Indeed, I’ve been to the Amalfi Coast about six times. It never gets old. I step off the train or bus, see the pastel houses and hotels, the blinding reflection of the sun on the water, and in June, the wisteria and hibiscus climbing all over everything like unruly children, and want to cry. Your eyes just feast.
But I had never been up to Ravello. Ravello is way up on the steep hill overlooking all of this. Like the supervisor of the more famous Amalfi Coast towns below, Ravello isn’t as touristy, and you can’t take a ladder down to the water. What you CAN do is absorb the most intensely colorful views from everywhere you turn. And the smell of flowers up there is so strong, it almost competes with the scent of your meal.
No wonder it is so high up – founded in the 5th century A.D. as a refuge from invading Barbarians. A tiny town with currently about 2,500 permanent inhabitants, it has a surprising number of ornate, splendid palaces stemming from its glory days in the 12th century, when the population of Ravello was ten times what it is now.
Ravello’s Main Square (again)
On my annual tour of Italy with my two fun-loving aunts, we sometimes plan day trips around meals. Doesn’t everyone? We had been reading about the best places to eat on the Amalfi Coast, and more importantly, with the best views, and we found Palazzo Avino in Ravello. Perfect, we all wanted to go to Ravello for the day anyway!
After a short drive up the mountain and another stroll up an easy, almost flat staircase from the main square, we were in front of the most magnificent hotel I’ve ever seen.
And I’m a hotel aficionado, and a very picky one.
We entered through double doors of the Palazzo Avino, flanked by statuary and columns, wasting no time to look left or right because in front of us was a perfectly framed Mediterranean panorama. This can’t be real life, right? Surely this is a painting. Or maybe I’m dreaming. Any minute I’m going to wake up back in Dallas. Surely a place like this is reserved for people like Beyonce’?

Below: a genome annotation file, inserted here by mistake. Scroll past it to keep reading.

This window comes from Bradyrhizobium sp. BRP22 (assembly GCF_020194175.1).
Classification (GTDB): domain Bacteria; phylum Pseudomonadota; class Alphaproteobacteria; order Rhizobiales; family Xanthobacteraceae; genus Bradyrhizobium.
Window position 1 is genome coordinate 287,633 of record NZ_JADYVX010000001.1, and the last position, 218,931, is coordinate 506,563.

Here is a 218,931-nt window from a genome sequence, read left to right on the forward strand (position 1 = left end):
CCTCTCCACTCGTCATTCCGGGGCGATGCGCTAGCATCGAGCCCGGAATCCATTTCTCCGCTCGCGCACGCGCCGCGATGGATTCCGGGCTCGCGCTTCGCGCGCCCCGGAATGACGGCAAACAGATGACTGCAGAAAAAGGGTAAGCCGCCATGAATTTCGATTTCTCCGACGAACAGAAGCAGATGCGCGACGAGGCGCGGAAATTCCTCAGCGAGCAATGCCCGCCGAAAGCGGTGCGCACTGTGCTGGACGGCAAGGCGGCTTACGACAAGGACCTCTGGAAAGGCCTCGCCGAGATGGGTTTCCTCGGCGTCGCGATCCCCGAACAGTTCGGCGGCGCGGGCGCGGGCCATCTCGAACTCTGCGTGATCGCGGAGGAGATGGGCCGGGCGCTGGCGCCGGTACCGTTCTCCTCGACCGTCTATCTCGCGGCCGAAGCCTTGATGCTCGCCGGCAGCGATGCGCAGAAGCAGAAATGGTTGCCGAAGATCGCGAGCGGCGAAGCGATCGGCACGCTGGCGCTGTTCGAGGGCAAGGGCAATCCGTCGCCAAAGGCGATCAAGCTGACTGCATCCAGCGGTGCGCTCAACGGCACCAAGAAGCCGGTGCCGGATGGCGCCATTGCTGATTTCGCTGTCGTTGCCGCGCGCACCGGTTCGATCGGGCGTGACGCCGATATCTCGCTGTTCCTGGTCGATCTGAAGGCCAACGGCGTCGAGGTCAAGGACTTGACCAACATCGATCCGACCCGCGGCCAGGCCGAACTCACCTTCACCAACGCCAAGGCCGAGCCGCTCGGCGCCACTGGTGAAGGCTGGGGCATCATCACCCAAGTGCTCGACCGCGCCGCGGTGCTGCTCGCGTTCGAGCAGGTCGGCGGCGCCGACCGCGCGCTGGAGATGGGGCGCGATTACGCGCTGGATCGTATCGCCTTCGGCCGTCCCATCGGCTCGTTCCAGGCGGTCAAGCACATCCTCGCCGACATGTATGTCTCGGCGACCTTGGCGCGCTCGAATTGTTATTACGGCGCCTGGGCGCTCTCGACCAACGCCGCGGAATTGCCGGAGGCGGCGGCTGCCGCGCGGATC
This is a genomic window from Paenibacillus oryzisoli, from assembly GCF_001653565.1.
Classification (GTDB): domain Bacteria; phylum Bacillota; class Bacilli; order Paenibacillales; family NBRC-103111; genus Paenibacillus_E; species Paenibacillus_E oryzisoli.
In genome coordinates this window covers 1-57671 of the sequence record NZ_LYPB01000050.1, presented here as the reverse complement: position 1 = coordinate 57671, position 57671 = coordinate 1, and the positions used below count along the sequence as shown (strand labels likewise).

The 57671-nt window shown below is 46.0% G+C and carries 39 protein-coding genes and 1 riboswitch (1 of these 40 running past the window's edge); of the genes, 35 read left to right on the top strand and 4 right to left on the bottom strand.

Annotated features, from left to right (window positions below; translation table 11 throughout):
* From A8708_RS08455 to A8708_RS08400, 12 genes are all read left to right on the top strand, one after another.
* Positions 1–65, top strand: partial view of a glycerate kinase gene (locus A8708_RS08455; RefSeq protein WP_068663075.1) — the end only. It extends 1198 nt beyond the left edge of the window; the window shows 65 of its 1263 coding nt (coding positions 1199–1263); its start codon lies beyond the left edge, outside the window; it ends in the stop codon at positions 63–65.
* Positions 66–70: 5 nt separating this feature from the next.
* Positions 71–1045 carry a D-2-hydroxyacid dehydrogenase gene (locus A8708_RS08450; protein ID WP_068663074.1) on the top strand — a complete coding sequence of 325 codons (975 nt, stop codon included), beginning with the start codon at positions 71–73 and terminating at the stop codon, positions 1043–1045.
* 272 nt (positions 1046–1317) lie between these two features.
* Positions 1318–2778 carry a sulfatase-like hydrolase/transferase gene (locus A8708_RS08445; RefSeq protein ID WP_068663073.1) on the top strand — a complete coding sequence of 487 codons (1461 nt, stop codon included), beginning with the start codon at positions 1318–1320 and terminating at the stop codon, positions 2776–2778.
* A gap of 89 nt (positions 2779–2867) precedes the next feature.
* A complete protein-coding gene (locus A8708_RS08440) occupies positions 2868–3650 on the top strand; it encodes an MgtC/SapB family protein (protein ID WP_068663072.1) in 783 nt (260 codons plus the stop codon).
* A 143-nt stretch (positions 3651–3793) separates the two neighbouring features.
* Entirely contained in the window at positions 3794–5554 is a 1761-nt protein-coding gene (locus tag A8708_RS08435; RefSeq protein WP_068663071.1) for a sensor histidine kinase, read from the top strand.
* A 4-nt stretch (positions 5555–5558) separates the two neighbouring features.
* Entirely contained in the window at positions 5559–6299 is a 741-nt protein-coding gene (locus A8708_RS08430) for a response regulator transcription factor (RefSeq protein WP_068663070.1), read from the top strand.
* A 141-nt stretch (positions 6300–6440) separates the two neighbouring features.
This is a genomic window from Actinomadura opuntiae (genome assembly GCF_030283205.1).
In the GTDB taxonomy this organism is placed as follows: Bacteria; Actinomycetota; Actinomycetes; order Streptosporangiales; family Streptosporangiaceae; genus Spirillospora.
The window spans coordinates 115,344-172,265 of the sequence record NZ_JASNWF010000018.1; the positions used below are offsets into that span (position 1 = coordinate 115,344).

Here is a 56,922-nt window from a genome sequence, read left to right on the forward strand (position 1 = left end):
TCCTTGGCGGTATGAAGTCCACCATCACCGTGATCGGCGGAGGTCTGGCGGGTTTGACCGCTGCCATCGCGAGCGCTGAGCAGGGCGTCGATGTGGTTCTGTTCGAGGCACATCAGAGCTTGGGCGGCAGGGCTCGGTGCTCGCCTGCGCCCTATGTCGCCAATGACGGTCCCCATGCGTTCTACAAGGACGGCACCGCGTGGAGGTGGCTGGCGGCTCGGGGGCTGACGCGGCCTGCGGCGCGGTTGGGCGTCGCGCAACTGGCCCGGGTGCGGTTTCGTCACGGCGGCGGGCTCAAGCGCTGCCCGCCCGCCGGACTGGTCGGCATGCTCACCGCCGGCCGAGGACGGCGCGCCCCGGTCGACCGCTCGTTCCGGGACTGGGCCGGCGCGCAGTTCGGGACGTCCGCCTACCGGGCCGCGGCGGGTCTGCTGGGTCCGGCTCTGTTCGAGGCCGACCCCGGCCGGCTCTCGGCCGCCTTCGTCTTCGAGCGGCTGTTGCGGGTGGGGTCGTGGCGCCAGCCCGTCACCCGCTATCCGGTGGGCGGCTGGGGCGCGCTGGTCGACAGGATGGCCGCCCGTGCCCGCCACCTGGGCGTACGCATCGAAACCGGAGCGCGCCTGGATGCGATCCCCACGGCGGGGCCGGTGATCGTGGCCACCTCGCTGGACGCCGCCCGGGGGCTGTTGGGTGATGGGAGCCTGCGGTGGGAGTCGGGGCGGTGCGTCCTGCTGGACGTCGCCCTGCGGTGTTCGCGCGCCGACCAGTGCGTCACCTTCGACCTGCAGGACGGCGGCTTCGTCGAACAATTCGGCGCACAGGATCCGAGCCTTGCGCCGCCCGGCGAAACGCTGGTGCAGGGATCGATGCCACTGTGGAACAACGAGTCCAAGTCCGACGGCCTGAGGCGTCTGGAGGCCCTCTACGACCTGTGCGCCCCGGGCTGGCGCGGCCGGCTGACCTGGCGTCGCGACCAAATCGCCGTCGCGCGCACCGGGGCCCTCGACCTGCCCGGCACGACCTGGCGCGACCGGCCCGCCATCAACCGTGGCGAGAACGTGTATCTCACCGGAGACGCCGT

Just through the entrance to Palazzo Avino
Don’t even care where this goes.
Everywhere you look.
Imagine lunch here, for hours.
No, mortals like my aunts and me are welcomed, too. We had reserved a table for lunch and we were given one right on the edge of the outdoor terrace, right on the edge of the hillside, right on the edge of the world. We sat for several hours, my aunts and me, oohing and aahing over the food and drinks as if we’d been subsisting on bread and water for our whole lives.
The drinks. Cold, slushy Bellinis with berries, tasting pretty much how I imagine a peach would taste fresh off of a tree if it had been watered with champagne.
The food. I had seared, rare tuna with a salad made of crusty bread and tomato, my aunt had a plate of fried squid and other frutti di mare, and my other aunt had a plate of mixed salamis, cheeses, and mozzarella. We all had homemade gelato. As I write this I can taste it.
Gelato and Biscotti after lunch because of course.
Palazzo Avino was almost too much to take in, the view, the food, the drinks, the view again. The breeze, the glittering pool for the guests smart enough to be staying in the hotel, and friendly staff who were happy to show me around when I asked them if they would be so kind. Indeed, like a spy, I got a tour of the public spaces, including rooftop sun loungers, a grotto-like spa where I will definitely come back for a massage ASAP, and stunning, bright, white bedrooms with crisp, spotless bathrooms.